Monday, September 22, 2008

The Splintered Left

There is a certain amount of vote-splitting between the Liberals, NDP and Greens, and in some ridings this fracturing of like-minded people may result in a win for the Tories. Nevertheless, I don't think we need to worry about the situation, and I don't think we'd be better off if we unified the left.

For one thing, both the Liberals and NDP are venerable old parties with rich histories and an important place in our democracy. Dissenters may point out that the Liberals and NDP have extremely similar platforms. Nonetheless, the NDP acts on the Liberal party as a pressure group to promote progressive policies. Remember the Liberal child-care plan under Paul Martin? That resulted from a deal with Jack Layton, who gave some much-needed support in return for the program. In the early 70s Stephen Lewis was able to use his strength in Ontario to force the government of Bill Davis to bring in rent control and other policies.

Having three parties on the center-left might be a strength. Unlike the monolithic Conservatives, we have a plurality of voices and ideas. The Green Party supports the legalization of marijuana - a tough sell in mainstream politics, but important to mainstream goals such as keeping young people out of the justice system and jails.

The splintering of the left doesn't mean that the Tories will always win. It may be our secret weapon.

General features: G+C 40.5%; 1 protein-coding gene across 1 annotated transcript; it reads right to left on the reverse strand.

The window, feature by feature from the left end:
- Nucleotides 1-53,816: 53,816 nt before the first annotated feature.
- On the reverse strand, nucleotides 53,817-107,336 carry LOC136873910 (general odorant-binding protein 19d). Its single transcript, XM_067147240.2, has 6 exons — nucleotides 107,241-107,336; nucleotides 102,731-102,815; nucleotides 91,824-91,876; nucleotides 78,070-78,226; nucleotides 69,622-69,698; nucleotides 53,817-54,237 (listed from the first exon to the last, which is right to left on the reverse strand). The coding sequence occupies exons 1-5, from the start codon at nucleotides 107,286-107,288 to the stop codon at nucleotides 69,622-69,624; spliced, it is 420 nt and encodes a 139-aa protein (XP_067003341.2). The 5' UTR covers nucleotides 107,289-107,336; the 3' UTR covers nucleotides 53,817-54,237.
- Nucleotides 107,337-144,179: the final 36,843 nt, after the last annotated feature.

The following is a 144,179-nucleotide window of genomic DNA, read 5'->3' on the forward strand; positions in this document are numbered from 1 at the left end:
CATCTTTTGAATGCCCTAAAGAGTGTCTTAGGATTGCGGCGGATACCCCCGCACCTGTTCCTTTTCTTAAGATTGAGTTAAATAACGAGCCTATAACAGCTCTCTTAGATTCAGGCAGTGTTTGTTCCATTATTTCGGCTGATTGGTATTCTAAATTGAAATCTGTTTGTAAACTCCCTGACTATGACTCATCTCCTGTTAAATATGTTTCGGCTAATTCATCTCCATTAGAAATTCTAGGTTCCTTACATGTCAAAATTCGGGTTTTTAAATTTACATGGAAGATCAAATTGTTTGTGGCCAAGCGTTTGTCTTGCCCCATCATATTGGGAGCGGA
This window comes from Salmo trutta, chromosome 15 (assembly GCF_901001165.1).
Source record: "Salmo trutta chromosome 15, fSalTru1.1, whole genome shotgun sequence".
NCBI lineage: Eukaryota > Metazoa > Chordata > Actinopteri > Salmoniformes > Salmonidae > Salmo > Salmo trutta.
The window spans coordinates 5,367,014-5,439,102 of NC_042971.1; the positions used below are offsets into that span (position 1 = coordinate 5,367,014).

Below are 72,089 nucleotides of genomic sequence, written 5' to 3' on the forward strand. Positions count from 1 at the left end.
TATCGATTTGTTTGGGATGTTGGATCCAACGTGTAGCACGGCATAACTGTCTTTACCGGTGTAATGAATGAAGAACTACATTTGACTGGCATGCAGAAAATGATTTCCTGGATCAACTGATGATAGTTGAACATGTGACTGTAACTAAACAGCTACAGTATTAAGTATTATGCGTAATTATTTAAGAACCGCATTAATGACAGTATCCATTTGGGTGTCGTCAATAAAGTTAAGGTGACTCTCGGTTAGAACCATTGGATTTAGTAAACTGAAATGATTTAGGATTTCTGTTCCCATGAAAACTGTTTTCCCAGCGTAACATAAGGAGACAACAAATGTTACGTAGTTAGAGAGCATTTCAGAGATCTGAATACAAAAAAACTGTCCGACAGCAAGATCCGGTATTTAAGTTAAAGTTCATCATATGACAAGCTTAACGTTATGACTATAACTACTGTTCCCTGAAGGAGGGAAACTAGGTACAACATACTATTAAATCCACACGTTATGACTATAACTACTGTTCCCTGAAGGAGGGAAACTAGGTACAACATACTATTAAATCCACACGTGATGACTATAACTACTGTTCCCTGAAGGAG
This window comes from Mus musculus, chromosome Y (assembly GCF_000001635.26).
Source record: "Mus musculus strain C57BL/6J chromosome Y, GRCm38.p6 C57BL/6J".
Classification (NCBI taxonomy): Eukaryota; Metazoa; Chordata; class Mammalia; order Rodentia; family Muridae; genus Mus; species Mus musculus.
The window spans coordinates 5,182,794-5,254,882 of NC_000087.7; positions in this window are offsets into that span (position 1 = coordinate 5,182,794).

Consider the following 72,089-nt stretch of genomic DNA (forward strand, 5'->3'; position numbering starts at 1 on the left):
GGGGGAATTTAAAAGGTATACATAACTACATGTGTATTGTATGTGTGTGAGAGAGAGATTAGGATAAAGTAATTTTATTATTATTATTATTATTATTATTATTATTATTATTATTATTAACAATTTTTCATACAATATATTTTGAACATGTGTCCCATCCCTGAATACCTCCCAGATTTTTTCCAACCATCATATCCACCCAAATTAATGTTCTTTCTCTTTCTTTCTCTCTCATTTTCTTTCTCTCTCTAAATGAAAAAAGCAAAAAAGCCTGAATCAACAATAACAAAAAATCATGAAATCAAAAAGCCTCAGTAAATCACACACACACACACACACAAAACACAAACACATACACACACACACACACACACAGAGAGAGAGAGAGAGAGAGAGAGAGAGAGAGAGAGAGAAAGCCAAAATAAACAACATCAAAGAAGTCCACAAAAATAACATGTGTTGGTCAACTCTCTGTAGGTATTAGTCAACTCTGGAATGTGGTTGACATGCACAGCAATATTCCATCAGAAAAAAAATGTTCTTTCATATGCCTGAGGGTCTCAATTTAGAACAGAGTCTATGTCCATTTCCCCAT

Anonymous said...

Given our FPTP system, actually, yes it does mean the conservatives will always win.

I'm starting to think that it might be best if the conservatives won a majority this time around, because then Harper would be under immense pressure to push forward the so-con agenda, and it's still too soon for most Canadians to accept.

End result? We take four years of pain in order to wake people up. Not pleasant, but Harper's strategy of confidence minority after confidence minority will let him incrementalize the changes.

Kind of like the frog boiling parable.

Yappa said...

Hi anonymous at 11:38 -

I heard that exact same argument during the 2000 US election. And boy, was it not worth it to get proof that the right is on the wrong track. If Harper wins a majority, thousands of Canadian lives will be ruined by his punitive justice policies, his pro-war stance, his cuts to social spending, his determination to undermine universal health care, and who knows what else he's got up his sleeve.

Actually, FPTP means that the Conservatives won't always win, because support for the little parties doesn't translate into an equal number of seats. FPTP favors the two big parties.

Don't forget also that if we can keep the Tory seat count down, we have a chance for a coalition. In 2006 one more seat for the Liberals or NDP would have made that possible. (Whether Jack Layton was flexible enough for that is another question.)

janfromthebruce said...

Today's Nanos

Conservatives 35
Liberals 30
NDP 22
Bloc 7
Green 6

wilson said...

''conservatives won a majority this time around, because then Harper would be under immense pressure to push forward the so-con agenda''

Actually, you've got that totally backwards.
A Conservative majority would mean the so-con vote would be diluted, becoming a smaller fraction of the party.
So there would be less pressure to push a so-con agenda, and more pressure to push a centrist agenda.

The prospects of a coalition government would send the soft center & right Liberal voters to the Conservatives, fearing a too left leaning government.
Would Red Tories go for a Layton lead coalition?